HOAs are typically allowed to enforce pet limits, which can include breed restrictions. Homeowners associations implement these rules to ensure residents do not keep destructive or harmful dog breeds around. 

Some of the most dangerous dogs include pit bulls, rottweilers, and German shepherds. While homeowners may sometimes want these dogs to protect themselves and their property, they can be hazardous for the neighbors and other residents. For this reason, homeowners association dog rules may include a ban on these breeds.

4. Number of Pets

It may seem unfair, but HOAs are generally allowed to limit the number of pets you can own — or at least how many can stay on your property. This prevents the neighborhood from becoming chaotic and limits noise. Typically, HOAs limit the number of pets to one or two per household.

5. Maximum Weight and Size

Even without specific breed restrictions, homeowners associations may implement pet weight and size rules. Larger dogs can cause more property damage and incite fear. Most often, HOAs will impose a weight limit of about 25-30 pounds. 

6. Liability

Pets can cause accidents and damage property. As such, most HOAs include rules about legal liability. They clearly state that each owner is responsible for their pet’s actions and resulting property damage or injury. This indemnifies the HOA from legal vulnerabilities.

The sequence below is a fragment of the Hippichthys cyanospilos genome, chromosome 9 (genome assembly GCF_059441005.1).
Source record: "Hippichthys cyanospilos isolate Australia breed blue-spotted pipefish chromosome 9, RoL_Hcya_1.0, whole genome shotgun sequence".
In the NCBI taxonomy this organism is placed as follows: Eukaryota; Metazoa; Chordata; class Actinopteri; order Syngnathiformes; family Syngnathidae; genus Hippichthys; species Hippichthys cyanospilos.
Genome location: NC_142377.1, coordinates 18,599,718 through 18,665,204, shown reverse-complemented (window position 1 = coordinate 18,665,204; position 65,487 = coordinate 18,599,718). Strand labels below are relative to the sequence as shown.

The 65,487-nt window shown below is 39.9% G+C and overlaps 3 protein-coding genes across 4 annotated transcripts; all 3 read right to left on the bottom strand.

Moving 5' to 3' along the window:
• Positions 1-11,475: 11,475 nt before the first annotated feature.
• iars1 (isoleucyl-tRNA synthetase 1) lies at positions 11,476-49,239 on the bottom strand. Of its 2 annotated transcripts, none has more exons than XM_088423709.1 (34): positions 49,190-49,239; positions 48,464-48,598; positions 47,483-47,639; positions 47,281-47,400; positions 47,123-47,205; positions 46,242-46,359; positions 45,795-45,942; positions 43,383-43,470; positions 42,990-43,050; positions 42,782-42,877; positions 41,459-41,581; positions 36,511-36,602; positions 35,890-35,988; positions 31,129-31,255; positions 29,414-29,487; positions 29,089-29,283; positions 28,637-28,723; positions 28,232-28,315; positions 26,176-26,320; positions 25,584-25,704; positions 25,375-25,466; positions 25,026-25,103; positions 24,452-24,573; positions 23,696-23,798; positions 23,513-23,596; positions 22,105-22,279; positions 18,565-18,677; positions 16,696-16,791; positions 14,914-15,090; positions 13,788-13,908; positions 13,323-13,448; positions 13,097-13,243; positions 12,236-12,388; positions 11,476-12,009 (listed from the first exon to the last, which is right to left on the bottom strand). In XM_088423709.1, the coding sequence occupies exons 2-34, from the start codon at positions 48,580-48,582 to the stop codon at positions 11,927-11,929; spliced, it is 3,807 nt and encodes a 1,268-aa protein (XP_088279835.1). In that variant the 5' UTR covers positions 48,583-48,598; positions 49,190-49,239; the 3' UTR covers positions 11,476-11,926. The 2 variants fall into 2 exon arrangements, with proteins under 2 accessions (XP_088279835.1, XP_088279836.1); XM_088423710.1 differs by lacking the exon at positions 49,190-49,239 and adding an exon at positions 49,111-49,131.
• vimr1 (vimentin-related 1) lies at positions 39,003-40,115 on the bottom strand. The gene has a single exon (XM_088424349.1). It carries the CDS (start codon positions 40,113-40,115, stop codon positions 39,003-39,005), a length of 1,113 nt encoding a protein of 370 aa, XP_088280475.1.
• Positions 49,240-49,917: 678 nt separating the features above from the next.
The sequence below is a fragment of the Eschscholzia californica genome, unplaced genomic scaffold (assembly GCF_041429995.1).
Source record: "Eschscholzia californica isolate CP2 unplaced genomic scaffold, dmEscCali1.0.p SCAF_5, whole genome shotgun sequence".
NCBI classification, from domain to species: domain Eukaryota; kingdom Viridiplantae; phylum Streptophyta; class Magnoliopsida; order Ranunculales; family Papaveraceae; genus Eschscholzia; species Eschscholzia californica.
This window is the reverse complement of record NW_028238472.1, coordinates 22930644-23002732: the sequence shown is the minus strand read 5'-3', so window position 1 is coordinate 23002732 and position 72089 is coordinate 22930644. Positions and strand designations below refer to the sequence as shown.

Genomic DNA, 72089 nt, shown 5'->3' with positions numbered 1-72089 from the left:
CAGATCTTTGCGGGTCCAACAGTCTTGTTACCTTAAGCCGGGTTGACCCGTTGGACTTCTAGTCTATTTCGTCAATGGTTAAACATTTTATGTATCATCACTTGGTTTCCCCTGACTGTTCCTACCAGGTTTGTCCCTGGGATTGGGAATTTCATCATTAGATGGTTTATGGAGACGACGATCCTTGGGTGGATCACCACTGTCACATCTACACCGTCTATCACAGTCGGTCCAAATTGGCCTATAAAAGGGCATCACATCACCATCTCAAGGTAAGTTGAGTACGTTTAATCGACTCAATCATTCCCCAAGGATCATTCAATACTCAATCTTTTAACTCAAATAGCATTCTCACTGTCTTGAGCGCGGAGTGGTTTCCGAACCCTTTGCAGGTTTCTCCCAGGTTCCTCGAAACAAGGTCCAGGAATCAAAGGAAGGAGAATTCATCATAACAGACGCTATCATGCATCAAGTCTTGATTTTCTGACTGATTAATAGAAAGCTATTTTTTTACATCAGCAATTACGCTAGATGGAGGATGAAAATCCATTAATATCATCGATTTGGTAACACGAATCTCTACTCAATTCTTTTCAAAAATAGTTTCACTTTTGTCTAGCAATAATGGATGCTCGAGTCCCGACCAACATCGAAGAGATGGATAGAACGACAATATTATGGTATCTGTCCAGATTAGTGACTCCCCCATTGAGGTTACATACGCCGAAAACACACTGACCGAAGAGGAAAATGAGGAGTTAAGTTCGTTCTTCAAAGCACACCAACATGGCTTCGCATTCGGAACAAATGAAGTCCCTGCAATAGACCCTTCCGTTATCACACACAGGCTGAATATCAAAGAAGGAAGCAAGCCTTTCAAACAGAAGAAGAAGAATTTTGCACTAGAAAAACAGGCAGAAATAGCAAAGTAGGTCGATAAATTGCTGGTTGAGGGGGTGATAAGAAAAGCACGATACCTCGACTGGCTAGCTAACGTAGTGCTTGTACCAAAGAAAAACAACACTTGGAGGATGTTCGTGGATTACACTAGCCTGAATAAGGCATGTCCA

Violations Against HOA Pet Policies

HOA pet policies are enforceable, and homeowners who violate the rules will face several consequences. Firstly, homeowners associations often notify homeowners of the violation and issue a warning. This is the standard procedure for most first-time offenses. 

However, if a homeowner refuses to correct their violation and comply with the rules, HOAs can levy fines if the governing documents allow. To ensure compliance, they may also suspend the homeowner’s rights and privileges to use certain amenities. 

Still, some homeowners may be stubborn and continue violating the rules. If non-compliance threatens the community’s safety, the homeowners association may take legal action. HOAs can file a lawsuit for injunctive relief and force the resident to comply. Otherwise, the offender risks paying fines and even jail time. 

Exceptions to Pet Restrictions

While HOA pet policies are often enforceable, there are exceptions to the rule.